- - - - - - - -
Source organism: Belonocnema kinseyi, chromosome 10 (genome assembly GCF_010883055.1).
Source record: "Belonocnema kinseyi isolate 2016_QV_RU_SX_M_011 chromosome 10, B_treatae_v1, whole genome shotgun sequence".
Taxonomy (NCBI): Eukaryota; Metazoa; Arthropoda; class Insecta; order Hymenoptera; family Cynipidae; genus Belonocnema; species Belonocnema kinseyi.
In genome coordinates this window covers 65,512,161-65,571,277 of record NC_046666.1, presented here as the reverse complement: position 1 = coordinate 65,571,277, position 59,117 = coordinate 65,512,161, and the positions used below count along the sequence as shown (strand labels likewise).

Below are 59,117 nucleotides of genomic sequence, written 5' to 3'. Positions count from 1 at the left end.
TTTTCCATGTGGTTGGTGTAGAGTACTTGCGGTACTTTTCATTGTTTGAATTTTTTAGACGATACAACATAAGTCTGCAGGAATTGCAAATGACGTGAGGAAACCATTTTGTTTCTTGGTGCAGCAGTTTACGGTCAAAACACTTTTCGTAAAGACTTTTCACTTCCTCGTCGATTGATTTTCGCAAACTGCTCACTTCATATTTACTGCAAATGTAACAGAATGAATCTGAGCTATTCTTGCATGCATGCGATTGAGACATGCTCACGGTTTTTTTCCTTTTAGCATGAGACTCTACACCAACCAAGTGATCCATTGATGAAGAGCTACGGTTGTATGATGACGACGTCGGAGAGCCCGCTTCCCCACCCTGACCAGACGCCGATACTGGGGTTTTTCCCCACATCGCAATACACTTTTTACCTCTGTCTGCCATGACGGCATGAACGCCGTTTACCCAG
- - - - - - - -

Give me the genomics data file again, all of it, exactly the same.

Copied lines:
Source organism: Belonocnema kinseyi, chromosome 10 (genome assembly GCF_010883055.1).
Source record: "Belonocnema kinseyi isolate 2016_QV_RU_SX_M_011 chromosome 10, B_treatae_v1, whole genome shotgun sequence".
Taxonomy (NCBI): Eukaryota; Metazoa; Arthropoda; class Insecta; order Hymenoptera; family Cynipidae; genus Belonocnema; species Belonocnema kinseyi.
In genome coordinates this window covers 65,512,161-65,571,277 of record NC_046666.1, presented here as the reverse complement: position 1 = coordinate 65,571,277, position 59,117 = coordinate 65,512,161, and the positions used below count along the sequence as shown (strand labels likewise).

Below are 59,117 nucleotides of genomic sequence, written 5' to 3'. Positions count from 1 at the left end.
TTTTCCATGTGGTTGGTGTAGAGTACTTGCGGTACTTTTCATTGTTTGAATTTTTTAGACGATACAACATAAGTCTGCAGGAATTGCAAATGACGTGAGGAAACCATTTTGTTTCTTGGTGCAGCAGTTTACGGTCAAAACACTTTTCGTAAAGACTTTTCACTTCCTCGTCGATTGATTTTCGCAAACTGCTCACTTCATATTTACTGCAAATGTAACAGAATGAATCTGAGCTATTCTTGCATGCATGCGATTGAGACATGCTCACGGTTTTTTTCCTTTTAGCATGAGACTCTACACCAACCAAGTGATCCATTGATGAAGAGCTACGGTTGTATGATGACGACGTCGGAGAGCCCGCTTCCCCACCCTGACCAGACGCCGATACTGGGGTTTTTCCCCACATCGCAATACACTTTTTACCTCTGTCTGCCATGACGGCATGAACGCCGTTTACCCAG